American Eagle Outfitters x Indego Africa - Rwanda
The Story August 2008
Little tin-roofed shacks dot the landscape in the sprawling NGO compounds surrounding our street in Kimihurura. You can hear the little neighborhood kids playing a game of football outside the gate. A group of us are kicking back on the garden porch of my friend, Taylor Krauss’ Voices of Rwanda house/office and chatting over Primus beers, while watching the late afternoon sun set over the thousand hills of Kigali.
Two friends of mine are telling me about a women’s cooperative called Amani ya Juu, Swahili for "Higher Peace," a sewing/marketing training project for Rwandese women in need. This project started in Nairobi in 1996 with three women, and has grown to over 50 women from many ethnic groups in Africa. My friends just had clothing made and after seeing the end results, I wanted to learn more about the project.
The next day, I hopped on the back of a moto-taxi and zipped my way over to the intimate workshop, located in the Gikondo area of Kigali. The women working there come from Congo, Burundi, Uganda as well as Rwanda. All of the cool products are made out of local African textiles (kitenge, batik, and tie dye). Tote bags, quilts, placemats, toys and jewelry are just a few of the treasures you will find here. In the back room, neatly stacked piles of fabric are available for custom-creations. As a fair-trade, self-sustaining project, generated income is used to provide support for the women and their families as well as the operational expenses at the center. None of the proceeds are used by expats assisting with the project.
During my search, I found a few meters of a beautiful Congolese red floral batik with bright green accents on a charcoal ground. I sketched a floor length one-shoulder tie dress inspired by the Mushanana, the Rwandan women’s traditional dress and explained it to the women in a mixture of poor French and charades, crossing my fingers that my request would be understood. How does one say, “Cut on the bias” in Kinyarwanda?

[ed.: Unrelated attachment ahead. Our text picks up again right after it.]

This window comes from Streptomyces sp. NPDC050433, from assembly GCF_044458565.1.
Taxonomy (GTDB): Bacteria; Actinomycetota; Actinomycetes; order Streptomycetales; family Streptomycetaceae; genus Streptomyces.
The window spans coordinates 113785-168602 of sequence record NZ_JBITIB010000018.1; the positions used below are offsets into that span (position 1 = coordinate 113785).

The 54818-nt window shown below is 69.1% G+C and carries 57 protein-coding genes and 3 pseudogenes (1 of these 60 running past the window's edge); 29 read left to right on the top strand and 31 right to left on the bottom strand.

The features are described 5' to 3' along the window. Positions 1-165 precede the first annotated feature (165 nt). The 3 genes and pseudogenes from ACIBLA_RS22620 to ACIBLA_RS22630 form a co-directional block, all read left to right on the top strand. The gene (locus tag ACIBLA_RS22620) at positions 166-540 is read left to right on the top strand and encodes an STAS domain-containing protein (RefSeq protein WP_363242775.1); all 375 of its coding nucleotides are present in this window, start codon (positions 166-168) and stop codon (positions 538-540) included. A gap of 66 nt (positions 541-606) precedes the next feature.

The Mushanana is an elastic-banded long skirt, a colored tank top (usually--but not always--white) and a length of material tied over one shoulder... similar in style to a toga. It's not cheap, and you have to have it made. (Cost approx. $70-$100) Women can technically wear it whenever they want, but it’s typically worn for big occasions like weddings, funerals, baptisms, and church services. Within a week, my Made-in-Rwanda, Congolese couture dress was ready!
Luckily, I had a place to wear my new dress in Rwanda. I was invited to a friend's wedding negotiation ceremony. One of the interesting things about Rwandan weddings is that the groom is expected to pay for everything, from a cow to his bride’s wedding dress. The negotiation ceremony happens prior to the wedding between the two families. The fathers determine how many cows and goats the bride is worth. My friend and I watched all the traditional songs, dances and vibrant costumes whirl around us from our plastic chairs while sipping on the customary Fantas and Cokes.
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A year after I came back from Rwanda, I had a serendipitous introduction to Indego Africa. CEO, Ben Stone, noticed a Gisimba Orphanage fundraiser I was organizing. He realized that besides our common interest and work in Rwanda, we both also live in the same apartment building in NYC! He facebook messaged me and we ended up having a great discussion on the roof deck about our projects.
Indego Africa’s operation is larger in scale than Amani Ya Juu, but shares the same philosophy. Indego Africa, which stands for INdependence, DEvelopment, and Governance, is an innovative social enterprise built upon the belief that women in Rwanda can lift themselves out of poverty. Indego Africa provides more than 400 Rwandan artisans with access to the global marketplace, enabling them to sell their vibrant handicrafts for a fair wage.
Two and a half years ago, my employer, American Eagle Outfitters, donated product (an unsustainable charity gesture), and shipped it to Rwanda during my sabbatical. After seeing the positive impact programs like Indego Africa, Amani Ya Juu, and donations like AE made on the Rwandan community, I decided to combine my interest in helping poverty stricken women become self-sufficient with my experience and contacts in the fashion industry. These seemingly innocuous concerns united to form The Supply Change – a not for profit that sources socially responsible goods and manufacturers who have previously lacked access to global markets and connects them with mainstream brands in an effort to forge long-term partnerships. These connections can help the fashion supply chain create products that are profitable, as well as purposeful.
Now, my involvement with sustainable products and services in Africa has come full circle. Indego Africa is currently collaborating with American Eagle Outfitters on developing a hair accessories collection for the Summer 2012 season which sets in stores in April. The Rwandans are lifting themselves out of poverty by producing marketable goods and selling them in AE stores.